Thank you, María. And it's so good to see your faces, especially after to the wonderful experience I had in the last symposium. I want to tell you it's hard to remain positive in these days. And I think it's a grace, God's grace that we keep ongoing and stay positive and trust that our Lord is with us. Yes, I live in Beirut and then, now it's eight o'clock in the evening in Beirut. I work with the Presbyterian Church, which is the National Evangelical Synod of Syria and Lebanon. I'm director of the Christian Education Department, which focuses on working with women, with youth, with families and I'm privileged that I work with the grass-root level. You know, I think being president of the World Communion, to remain in touch with the grassroots keeps me real about how do we see the church in the future and what impact do we have today. I focused on women's work and after my graduation from Princeton in 1990, I came back to Lebanon and started my work, trying to empower women. In 1993, I was the first to receive a preaching license in our church and two years before, in 2017, for the first time women were ordained in the Middle East. Our church was pioneer in that and now we have three women who are ordained and we have one woman who will be ordained in Syria. Even in the midst of COVID and the challenges and war, (uninteligible) Ministry in the Northeast of Syria. She's doing her exams now, and we hope that she will be ordained. You know, Im in a country where around 35% are Christians. In Lebanon, we used to be 50% Christians. And I want to tell you, even the 35%, we think it's less than 35% of Christians. We live in a context where the majority are Muslims and our neighbors are Muslims. You know, we never had difficulty with moderate Muslims, what scares us today are radical Muslims. And these are new neighbors in the area where they have exclusive attitudes. And yes, we are in this context today. We hope that this will be less and less that extremist radical Muslims but yes , I live in a majority of Islam and I want to say, I grew with them and they are my friends. It's just that radical Islam that it changed the whole image of division and hatred. And I think it even gave a negative image about Islam.María Cornou:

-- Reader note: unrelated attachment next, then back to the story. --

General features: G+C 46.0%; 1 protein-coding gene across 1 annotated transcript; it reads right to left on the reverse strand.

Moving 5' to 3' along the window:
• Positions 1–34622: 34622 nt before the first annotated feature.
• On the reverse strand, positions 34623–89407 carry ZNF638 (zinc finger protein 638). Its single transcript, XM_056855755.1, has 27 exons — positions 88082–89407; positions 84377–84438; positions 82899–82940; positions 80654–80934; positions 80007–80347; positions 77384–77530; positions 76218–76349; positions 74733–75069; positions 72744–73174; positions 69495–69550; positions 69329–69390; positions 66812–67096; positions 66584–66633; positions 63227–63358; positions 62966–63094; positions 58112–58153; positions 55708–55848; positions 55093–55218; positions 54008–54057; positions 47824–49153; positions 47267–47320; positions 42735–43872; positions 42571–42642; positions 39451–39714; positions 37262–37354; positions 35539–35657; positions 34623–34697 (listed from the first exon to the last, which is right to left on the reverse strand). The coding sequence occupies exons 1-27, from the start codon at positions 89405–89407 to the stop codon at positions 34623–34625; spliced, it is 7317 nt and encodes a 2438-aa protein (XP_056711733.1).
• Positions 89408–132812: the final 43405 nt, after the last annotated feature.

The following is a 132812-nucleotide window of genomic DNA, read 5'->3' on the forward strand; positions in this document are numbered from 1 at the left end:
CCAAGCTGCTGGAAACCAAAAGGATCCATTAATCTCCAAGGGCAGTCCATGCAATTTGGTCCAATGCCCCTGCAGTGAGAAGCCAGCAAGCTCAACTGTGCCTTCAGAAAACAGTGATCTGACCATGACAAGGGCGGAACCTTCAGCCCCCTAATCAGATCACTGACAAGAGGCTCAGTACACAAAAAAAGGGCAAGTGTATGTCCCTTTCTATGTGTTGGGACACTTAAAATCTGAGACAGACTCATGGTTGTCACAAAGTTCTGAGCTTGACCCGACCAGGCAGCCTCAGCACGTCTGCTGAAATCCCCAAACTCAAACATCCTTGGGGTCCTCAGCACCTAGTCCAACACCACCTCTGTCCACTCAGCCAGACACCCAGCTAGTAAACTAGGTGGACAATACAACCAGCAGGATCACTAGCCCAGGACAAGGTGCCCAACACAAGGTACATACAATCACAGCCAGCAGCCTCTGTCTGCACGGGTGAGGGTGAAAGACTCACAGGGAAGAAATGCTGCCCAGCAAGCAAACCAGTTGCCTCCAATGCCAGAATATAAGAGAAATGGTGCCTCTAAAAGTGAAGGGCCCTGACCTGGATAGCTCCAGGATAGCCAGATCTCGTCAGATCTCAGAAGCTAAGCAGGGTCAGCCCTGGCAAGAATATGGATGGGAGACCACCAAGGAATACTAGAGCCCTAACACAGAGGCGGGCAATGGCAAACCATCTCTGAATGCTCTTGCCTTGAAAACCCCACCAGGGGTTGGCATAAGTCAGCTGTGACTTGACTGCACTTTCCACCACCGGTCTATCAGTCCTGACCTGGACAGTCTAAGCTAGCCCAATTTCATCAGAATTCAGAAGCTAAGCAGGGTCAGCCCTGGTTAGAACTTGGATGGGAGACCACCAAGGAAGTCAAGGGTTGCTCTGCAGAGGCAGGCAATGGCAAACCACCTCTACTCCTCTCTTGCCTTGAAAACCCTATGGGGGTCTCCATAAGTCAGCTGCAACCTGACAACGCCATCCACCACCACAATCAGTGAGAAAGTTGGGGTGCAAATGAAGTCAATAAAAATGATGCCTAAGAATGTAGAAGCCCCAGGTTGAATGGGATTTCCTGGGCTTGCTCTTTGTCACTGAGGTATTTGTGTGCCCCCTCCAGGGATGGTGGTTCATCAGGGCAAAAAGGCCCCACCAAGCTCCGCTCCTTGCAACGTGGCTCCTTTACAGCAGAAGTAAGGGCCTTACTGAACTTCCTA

Najla, what about the Christian community? Could you describe how it is comprised?Najla Kasaab:
You know, as the Protestant, we are the minority of the minorities. We are a small group with around 4,000 communicant members, but we are a group that focused on education. For example, this is small minority Protestant church was the first to teach women in the whole Ottoman empire. In 1835, our church was the first to teach women. At that time, it was shameful for women to go to school, now it is shameful for women not to go to school. And I think Lebanon has a big number of educated women, Lebanon and Syria also. And this goes back to the work and witness of the Protestant community. I want to say that the wives of the missionaries used to bring, having a group of studying, they taught them how to read the Bible and it impacted the whole society. The bigger number of Christians are Catholics and always the president in Lebanon is a Catholic. Lebanon is the only country in the Middle East that the president is a Christian. And also we have the Orthodox Church. So we are very concerned that the number of Christians in Lebanon is getting less, especially with the last explosion, because it happened in the Christian area and many of the Christians who have double citizenship are leaving the country and this is a great concern about Christian presence in Lebanon and in the Middle East. And probably this is something we need to keep praying about because as Christians, we have an important role in the Middle East, not in the past, but today in shaping the minds of the people around us and sharing the love of Christ in this spot of the word that needs reconciliation. And I believe we are good witness of reconciliation as a church, and even as a minority. Because we are minority the sign of strength as well, because we can play a role in reconciliation.María Cornou: